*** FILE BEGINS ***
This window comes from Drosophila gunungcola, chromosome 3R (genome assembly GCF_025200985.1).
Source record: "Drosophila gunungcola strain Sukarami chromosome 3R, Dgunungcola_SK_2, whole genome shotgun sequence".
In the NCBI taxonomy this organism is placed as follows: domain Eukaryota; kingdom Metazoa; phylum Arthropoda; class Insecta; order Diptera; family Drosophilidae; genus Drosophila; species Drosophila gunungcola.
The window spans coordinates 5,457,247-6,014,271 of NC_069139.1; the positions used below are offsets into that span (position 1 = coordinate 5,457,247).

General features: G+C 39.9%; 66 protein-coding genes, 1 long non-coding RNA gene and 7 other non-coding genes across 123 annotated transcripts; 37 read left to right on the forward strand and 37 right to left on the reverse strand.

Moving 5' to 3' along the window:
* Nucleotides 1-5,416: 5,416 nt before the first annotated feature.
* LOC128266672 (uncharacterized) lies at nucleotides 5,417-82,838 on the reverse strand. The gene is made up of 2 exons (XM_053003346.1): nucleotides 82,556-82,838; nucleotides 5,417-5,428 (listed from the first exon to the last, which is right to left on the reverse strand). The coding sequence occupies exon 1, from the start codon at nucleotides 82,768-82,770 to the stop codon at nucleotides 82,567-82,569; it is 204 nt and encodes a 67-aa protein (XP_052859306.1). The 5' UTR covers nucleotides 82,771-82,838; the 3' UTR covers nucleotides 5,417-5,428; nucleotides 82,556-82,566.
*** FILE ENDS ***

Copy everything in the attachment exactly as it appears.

This window comes from Drosophila gunungcola, chromosome 3R (genome assembly GCF_025200985.1).
Source record: "Drosophila gunungcola strain Sukarami chromosome 3R, Dgunungcola_SK_2, whole genome shotgun sequence".
In the NCBI taxonomy this organism is placed as follows: domain Eukaryota; kingdom Metazoa; phylum Arthropoda; class Insecta; order Diptera; family Drosophilidae; genus Drosophila; species Drosophila gunungcola.
The window spans coordinates 5,457,247-6,014,271 of NC_069139.1; the positions used below are offsets into that span (position 1 = coordinate 5,457,247).

General features: G+C 39.9%; 66 protein-coding genes, 1 long non-coding RNA gene and 7 other non-coding genes across 123 annotated transcripts; 37 read left to right on the forward strand and 37 right to left on the reverse strand.

Moving 5' to 3' along the window:
* Nucleotides 1-5,416: 5,416 nt before the first annotated feature.
* LOC128266672 (uncharacterized) lies at nucleotides 5,417-82,838 on the reverse strand. The gene is made up of 2 exons (XM_053003346.1): nucleotides 82,556-82,838; nucleotides 5,417-5,428 (listed from the first exon to the last, which is right to left on the reverse strand). The coding sequence occupies exon 1, from the start codon at nucleotides 82,768-82,770 to the stop codon at nucleotides 82,567-82,569; it is 204 nt and encodes a 67-aa protein (XP_052859306.1). The 5' UTR covers nucleotides 82,771-82,838; the 3' UTR covers nucleotides 5,417-5,428; nucleotides 82,556-82,566.